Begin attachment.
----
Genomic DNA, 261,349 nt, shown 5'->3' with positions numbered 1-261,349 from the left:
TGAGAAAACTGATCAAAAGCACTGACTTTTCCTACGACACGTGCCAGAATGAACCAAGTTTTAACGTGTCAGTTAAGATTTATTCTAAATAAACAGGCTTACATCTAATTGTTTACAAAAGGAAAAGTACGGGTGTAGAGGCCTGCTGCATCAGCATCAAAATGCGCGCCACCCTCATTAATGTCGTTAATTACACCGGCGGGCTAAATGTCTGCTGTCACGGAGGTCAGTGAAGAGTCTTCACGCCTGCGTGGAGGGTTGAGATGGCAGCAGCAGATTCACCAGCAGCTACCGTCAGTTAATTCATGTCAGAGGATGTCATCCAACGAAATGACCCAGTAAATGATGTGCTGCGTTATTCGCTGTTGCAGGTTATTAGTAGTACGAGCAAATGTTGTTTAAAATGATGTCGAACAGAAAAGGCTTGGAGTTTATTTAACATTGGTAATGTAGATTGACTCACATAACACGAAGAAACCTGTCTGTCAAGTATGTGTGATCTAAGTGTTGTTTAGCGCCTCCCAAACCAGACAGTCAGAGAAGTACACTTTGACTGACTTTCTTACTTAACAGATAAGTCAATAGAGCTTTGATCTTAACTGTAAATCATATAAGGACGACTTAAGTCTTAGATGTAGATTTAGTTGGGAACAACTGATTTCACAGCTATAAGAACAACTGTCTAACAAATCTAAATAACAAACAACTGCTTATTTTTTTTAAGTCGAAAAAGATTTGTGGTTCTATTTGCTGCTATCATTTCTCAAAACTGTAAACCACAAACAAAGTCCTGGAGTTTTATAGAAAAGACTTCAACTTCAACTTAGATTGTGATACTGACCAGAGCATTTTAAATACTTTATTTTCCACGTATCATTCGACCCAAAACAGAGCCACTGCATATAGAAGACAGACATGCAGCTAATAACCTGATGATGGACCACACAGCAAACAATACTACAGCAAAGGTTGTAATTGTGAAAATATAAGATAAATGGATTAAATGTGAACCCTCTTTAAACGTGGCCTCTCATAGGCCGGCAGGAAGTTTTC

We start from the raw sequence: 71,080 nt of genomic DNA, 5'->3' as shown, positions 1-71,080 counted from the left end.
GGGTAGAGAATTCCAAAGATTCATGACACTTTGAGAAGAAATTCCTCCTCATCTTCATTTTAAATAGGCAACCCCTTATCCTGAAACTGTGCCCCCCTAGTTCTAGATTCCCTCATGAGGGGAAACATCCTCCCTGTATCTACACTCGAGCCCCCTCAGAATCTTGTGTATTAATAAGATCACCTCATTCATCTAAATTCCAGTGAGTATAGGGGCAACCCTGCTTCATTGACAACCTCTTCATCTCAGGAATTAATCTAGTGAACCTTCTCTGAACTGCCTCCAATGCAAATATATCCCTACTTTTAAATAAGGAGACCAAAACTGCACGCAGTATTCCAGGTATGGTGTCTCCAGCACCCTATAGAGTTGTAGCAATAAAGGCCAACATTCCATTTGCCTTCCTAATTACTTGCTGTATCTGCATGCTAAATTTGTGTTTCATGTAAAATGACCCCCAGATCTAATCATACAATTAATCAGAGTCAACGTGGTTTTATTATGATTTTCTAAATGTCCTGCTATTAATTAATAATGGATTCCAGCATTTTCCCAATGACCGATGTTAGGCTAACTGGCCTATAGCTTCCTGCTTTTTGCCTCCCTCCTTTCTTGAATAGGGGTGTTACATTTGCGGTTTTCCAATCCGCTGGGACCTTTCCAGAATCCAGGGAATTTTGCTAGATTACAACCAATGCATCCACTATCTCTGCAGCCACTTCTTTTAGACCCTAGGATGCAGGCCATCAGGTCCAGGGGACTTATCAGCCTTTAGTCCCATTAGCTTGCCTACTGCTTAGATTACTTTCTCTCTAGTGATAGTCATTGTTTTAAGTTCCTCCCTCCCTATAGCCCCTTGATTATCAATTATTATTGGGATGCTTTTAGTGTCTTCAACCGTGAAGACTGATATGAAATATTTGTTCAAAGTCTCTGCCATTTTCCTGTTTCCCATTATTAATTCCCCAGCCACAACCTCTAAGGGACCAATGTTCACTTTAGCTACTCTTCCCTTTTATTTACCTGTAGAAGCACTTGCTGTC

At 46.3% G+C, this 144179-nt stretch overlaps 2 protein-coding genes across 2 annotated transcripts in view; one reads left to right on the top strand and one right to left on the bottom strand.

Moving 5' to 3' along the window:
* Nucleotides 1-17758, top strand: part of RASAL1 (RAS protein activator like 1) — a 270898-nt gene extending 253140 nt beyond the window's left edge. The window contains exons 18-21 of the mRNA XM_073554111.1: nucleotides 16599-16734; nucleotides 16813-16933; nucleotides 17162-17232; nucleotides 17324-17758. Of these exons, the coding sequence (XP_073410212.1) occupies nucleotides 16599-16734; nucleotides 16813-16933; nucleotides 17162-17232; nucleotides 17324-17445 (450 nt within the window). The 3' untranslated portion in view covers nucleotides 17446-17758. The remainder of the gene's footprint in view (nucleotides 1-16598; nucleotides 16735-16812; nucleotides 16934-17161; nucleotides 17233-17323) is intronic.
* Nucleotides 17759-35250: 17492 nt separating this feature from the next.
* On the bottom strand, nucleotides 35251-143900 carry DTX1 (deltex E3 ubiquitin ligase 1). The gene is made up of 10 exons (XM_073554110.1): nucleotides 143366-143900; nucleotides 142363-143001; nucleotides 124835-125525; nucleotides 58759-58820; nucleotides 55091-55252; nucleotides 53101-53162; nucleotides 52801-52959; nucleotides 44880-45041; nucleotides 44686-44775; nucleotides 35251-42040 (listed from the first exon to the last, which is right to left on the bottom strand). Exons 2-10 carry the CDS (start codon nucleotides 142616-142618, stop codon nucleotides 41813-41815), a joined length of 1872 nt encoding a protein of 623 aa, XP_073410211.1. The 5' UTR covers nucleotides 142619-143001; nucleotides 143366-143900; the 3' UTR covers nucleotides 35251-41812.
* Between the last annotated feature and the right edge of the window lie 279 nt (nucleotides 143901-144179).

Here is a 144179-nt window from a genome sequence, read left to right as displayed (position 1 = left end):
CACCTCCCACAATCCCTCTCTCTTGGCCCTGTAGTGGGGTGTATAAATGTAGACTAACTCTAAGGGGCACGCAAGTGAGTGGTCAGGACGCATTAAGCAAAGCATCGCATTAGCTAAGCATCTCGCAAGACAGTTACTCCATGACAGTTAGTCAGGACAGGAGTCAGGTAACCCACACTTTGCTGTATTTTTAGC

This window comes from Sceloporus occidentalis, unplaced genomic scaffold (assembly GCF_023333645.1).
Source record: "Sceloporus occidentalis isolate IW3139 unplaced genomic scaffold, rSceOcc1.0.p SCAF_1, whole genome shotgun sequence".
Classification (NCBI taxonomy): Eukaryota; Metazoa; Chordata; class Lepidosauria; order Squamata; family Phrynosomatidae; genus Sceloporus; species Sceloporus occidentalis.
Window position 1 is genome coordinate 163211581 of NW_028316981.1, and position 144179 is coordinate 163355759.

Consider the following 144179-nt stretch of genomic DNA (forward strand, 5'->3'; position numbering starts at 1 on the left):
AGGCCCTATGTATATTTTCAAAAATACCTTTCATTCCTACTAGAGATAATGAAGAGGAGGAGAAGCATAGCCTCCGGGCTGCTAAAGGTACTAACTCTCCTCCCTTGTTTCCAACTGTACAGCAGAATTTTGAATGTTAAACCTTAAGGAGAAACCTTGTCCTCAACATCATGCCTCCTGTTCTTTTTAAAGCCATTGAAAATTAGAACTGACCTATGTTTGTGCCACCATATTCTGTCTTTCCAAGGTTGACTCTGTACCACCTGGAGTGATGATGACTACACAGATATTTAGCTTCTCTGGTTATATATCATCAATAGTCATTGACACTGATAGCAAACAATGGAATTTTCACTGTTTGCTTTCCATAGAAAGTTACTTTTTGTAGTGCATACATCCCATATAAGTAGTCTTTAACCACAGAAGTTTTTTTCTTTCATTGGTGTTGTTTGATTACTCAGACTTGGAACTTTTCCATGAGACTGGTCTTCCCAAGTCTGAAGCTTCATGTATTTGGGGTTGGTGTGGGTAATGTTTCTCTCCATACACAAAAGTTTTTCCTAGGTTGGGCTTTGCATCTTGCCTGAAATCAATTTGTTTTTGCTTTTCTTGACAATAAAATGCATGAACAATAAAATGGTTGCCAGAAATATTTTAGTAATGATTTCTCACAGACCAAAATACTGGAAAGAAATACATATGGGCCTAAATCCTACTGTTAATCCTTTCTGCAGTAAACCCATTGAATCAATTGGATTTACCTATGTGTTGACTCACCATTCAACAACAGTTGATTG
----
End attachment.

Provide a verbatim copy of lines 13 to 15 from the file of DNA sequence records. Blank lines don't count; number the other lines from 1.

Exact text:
This window comes from Sceloporus occidentalis, unplaced genomic scaffold (assembly GCF_023333645.1).
Source record: "Sceloporus occidentalis isolate IW3139 unplaced genomic scaffold, rSceOcc1.0.p SCAF_1, whole genome shotgun sequence".
Classification (NCBI taxonomy): Eukaryota; Metazoa; Chordata; class Lepidosauria; order Squamata; family Phrynosomatidae; genus Sceloporus; species Sceloporus occidentalis.